- All right.
- Don't worry about it, go on.


Where you going?

Into town to look up your
fine friend, Tom Wilson.

- What for?
- To beat his brains out.

What are you talking about?

I'm talking about the
fine friends you pick.

He repays our hospitality
by stealing Jerry's girl.

Oh, now, wait a minute,
Joe. In the first place,

I don't think he "stole"
her away from Jerry.

- Meaning what?
- Meaning that I somehow can't think

of Tom, as they say in polite circles,
as "forcing his attentions" on her.

- Listen, Adam...
- And in the second place,

Sue was never
Jerry's to be stolen.

I mean, he's not married
or engaged to her.

So if she's seeing Tom, I'd
say it's their business, not yours.

I'm making it my business.

You see, I have a
little sense of friendship,

a little sense of loyalty,
even if you haven't.

Good luck.

Sue is just an
impressionable kid,

and Jerry's been going
with her for a long, long time.

So just leave her alone.

Sure, Joe, sure, anything you
say. It's just like I've been telling you.

You know, the one thing I wouldn't
wanna do in this whole world is

cause any trouble for the
brother of my old buddy.

- How about a drink?
- No, thanks. I think I better go.

Oh, come on. It's
been a long dusty ride.

You owe it to your throat.

I owe it to Jerry to give him the
news, he's been pretty worried.

All right, you give
Jerry the news,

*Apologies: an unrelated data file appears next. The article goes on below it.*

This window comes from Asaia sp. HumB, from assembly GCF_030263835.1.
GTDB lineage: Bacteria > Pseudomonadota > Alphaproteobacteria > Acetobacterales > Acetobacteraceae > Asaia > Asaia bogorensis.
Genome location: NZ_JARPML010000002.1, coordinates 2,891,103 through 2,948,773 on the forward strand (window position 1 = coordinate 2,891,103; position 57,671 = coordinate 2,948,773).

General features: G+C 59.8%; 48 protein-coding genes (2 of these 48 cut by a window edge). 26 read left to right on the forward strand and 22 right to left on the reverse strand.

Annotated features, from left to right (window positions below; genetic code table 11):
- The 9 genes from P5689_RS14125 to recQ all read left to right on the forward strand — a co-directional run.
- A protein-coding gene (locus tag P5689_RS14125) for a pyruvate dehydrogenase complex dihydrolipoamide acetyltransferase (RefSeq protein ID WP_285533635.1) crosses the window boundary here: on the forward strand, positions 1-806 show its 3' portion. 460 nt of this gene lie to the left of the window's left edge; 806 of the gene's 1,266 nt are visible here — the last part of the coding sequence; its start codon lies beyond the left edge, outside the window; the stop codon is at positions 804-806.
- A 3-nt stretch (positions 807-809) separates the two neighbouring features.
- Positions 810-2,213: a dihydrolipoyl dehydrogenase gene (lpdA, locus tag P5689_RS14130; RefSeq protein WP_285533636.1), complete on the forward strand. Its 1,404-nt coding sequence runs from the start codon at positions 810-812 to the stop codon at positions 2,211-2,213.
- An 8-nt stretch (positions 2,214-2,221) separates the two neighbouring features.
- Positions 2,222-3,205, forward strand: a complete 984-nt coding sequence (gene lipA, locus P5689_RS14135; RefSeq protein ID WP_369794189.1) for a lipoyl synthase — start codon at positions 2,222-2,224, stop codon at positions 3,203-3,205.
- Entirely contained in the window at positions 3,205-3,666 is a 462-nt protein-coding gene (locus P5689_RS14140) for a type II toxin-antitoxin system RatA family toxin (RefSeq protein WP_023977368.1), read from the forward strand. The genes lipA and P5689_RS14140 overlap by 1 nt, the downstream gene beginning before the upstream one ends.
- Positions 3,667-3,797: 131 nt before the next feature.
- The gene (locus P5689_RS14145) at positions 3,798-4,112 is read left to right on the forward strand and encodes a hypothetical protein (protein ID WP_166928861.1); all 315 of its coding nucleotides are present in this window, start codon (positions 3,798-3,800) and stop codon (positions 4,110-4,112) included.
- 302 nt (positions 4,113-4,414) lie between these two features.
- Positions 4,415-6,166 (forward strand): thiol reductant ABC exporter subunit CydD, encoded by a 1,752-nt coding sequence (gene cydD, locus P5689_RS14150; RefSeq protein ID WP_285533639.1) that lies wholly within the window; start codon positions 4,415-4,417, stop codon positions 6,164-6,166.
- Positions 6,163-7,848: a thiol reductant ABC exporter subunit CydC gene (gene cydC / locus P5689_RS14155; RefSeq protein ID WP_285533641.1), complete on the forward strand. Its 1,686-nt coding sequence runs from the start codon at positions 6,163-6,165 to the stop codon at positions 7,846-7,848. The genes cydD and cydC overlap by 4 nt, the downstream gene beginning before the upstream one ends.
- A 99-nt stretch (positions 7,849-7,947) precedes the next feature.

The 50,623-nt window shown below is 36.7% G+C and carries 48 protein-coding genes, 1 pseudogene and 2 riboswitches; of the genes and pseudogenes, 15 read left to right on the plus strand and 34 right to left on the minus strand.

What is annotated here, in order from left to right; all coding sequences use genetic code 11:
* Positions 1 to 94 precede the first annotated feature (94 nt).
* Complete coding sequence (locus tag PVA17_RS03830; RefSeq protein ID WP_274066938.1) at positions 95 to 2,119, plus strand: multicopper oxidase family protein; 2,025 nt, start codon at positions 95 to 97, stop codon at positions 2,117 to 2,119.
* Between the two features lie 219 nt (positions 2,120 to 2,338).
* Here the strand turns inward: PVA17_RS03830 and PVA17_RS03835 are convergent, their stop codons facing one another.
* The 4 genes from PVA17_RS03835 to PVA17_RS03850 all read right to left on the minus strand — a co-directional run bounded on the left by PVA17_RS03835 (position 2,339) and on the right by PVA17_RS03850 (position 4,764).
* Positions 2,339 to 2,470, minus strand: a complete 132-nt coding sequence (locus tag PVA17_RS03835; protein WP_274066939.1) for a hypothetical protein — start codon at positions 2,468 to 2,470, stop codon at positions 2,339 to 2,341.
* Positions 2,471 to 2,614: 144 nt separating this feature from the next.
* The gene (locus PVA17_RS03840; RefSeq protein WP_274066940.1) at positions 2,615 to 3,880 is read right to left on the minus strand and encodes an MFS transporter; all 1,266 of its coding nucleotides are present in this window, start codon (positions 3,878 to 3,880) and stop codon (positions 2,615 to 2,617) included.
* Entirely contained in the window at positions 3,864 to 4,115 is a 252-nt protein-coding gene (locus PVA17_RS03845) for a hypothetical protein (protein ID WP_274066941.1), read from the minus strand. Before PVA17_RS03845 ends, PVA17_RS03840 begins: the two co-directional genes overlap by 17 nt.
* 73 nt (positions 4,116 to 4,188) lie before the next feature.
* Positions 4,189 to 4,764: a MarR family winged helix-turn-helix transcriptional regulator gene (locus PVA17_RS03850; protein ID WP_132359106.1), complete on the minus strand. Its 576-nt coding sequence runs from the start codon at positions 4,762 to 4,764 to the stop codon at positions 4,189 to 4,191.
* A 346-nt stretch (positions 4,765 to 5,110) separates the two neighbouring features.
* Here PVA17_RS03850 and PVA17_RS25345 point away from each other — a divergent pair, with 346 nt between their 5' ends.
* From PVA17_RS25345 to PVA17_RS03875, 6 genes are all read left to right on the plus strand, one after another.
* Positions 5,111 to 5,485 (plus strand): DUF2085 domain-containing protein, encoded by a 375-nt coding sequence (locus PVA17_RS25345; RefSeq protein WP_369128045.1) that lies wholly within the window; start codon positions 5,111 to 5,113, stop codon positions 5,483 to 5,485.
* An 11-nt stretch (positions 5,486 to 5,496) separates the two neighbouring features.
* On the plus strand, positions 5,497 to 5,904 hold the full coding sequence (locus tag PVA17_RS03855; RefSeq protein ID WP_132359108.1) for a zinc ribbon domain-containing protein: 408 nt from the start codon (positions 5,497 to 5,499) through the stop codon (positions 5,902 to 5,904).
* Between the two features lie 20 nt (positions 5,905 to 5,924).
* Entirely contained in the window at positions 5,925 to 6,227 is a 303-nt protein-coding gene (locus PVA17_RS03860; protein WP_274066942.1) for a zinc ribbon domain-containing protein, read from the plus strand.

I'll see Sue today and tell her
she's back to being his property.

All right?

All right.

- Thanks.
- It's all right.

- Dad got you working, huh?
- I see you're still in one piece.

I was expecting to go up there with a
broom, sweep you up. You see him?

Sure, I saw him.

And he said that Jerry could have
Sue back with his compliments.

That ought to make
your buddy happy.

No, he's sore as a boil.

- What?
- Yeah.

I stopped by his place to
give him the good news.

Said he doesn't want her
under those conditions.

As a gift from some high
and mighty benefactor.

Wouldn't have anything to do with
her, if she was the last girl in the world.

He's gonna go over to her
place now and tell her so.

So like the proverbial
family quarrel,

little brother here almost got his
nose punched in for his trouble.


Always knew you had
a nose for trouble, Joe.

Heh, thanks.

What's up, Pa?

ADAM: What's wrong?

Sue Miller's father
has been killed.


Shot down in cold blood.

Who did it?

Tom Wilson.


Young Jerry came calling on Sue,

he heard a shot,
rushed into the house,

and there was Tom
Wilson, strongbox was open.

Mr. Miller was lying
dead on the floor.

ADAM: There must
be some mistake.

The only mistake, I guess,
was introducing that fella to Sue.

Oh, Mr. Cartwright, isn't
it terrible about poor Tom?